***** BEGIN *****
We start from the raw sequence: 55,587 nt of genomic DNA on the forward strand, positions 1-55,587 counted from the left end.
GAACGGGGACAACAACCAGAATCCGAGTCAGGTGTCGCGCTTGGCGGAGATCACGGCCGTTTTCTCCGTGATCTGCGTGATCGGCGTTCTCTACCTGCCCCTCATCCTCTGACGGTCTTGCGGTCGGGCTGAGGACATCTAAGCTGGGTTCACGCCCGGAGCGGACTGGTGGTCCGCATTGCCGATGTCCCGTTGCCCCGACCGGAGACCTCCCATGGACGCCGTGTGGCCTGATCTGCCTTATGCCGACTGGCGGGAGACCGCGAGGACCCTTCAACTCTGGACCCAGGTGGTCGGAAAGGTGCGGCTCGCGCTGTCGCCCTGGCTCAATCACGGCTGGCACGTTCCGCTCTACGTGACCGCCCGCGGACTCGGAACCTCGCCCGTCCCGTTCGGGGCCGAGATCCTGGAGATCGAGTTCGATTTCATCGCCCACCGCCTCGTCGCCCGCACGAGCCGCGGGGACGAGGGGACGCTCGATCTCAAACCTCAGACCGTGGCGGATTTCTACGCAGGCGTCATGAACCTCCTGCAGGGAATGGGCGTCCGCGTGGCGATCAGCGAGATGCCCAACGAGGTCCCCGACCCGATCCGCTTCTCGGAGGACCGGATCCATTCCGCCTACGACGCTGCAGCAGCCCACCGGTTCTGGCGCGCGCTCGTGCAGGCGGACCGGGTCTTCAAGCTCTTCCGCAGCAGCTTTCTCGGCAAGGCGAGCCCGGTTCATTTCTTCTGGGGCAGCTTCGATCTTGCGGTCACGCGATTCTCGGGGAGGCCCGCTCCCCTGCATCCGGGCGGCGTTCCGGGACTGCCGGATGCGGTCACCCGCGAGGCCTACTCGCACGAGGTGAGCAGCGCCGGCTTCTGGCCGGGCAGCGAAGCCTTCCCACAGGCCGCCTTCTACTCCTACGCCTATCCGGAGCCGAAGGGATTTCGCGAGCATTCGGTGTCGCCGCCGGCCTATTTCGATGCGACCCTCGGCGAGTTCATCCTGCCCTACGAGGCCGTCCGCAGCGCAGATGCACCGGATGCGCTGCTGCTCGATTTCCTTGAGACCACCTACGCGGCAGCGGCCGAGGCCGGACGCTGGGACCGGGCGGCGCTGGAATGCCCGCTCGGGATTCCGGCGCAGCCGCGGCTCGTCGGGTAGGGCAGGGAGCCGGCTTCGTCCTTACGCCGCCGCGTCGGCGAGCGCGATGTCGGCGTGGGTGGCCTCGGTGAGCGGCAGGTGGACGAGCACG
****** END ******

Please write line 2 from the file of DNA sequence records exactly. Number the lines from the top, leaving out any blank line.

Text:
GAACGGGGACAACAACCAGAATCCGAGTCAGGTGTCGCGCTTGGCGGAGATCACGGCCGTTTTCTCCGTGATCTGCGTGATCGGCGTTCTCTACCTGCCCCTCATCCTCTGACGGTCTTGCGGTCGGGCTGAGGACATCTAAGCTGGGTTCACGCCCGGAGCGGACTGGTGGTCCGCATTGCCGATGTCCCGTTGCCCCGACCGGAGACCTCCCATGGACGCCGTGTGGCCTGATCTGCCTTATGCCGACTGGCGGGAGACCGCGAGGACCCTTCAACTCTGGACCCAGGTGGTCGGAAAGGTGCGGCTCGCGCTGTCGCCCTGGCTCAATCACGGCTGGCACGTTCCGCTCTACGTGACCGCCCGCGGACTCGGAACCTCGCCCGTCCCGTTCGGGGCCGAGATCCTGGAGATCGAGTTCGATTTCATCGCCCACCGCCTCGTCGCCCGCACGAGCCGCGGGGACGAGGGGACGCTCGATCTCAAACCTCAGACCGTGGCGGATTTCTACGCAGGCGTCATGAACCTCCTGCAGGGAATGGGCGTCCGCGTGGCGATCAGCGAGATGCCCAACGAGGTCCCCGACCCGATCCGCTTCTCGGAGGACCGGATCCATTCCGCCTACGACGCTGCAGCAGCCCACCGGTTCTGGCGCGCGCTCGTGCAGGCGGACCGGGTCTTCAAGCTCTTCCGCAGCAGCTTTCTCGGCAAGGCGAGCCCGGTTCATTTCTTCTGGGGCAGCTTCGATCTTGCGGTCACGCGATTCTCGGGGAGGCCCGCTCCCCTGCATCCGGGCGGCGTTCCGGGACTGCCGGATGCGGTCACCCGCGAGGCCTACTCGCACGAGGTGAGCAGCGCCGGCTTCTGGCCGGGCAGCGAAGCCTTCCCACAGGCCGCCTTCTACTCCTACGCCTATCCGGAGCCGAAGGGATTTCGCGAGCATTCGGTGTCGCCGCCGGCCTATTTCGATGCGACCCTCGGCGAGTTCATCCTGCCCTACGAGGCCGTCCGCAGCGCAGATGCACCGGATGCGCTGCTGCTCGATTTCCTTGAGACCACCTACGCGGCAGCGGCCGAGGCCGGACGCTGGGACCGGGCGGCGCTGGAATGCCCGCTCGGGATTCCGGCGCAGCCGCGGCTCGTCGGGTAGGGCAGGGAGCCGGCTTCGTCCTTACGCCGCCGCGTCGGCGAGCGCGATGTCGGCGTGGGTGGCCTCGGTGAGCGGCAGGTGGACGAGCACG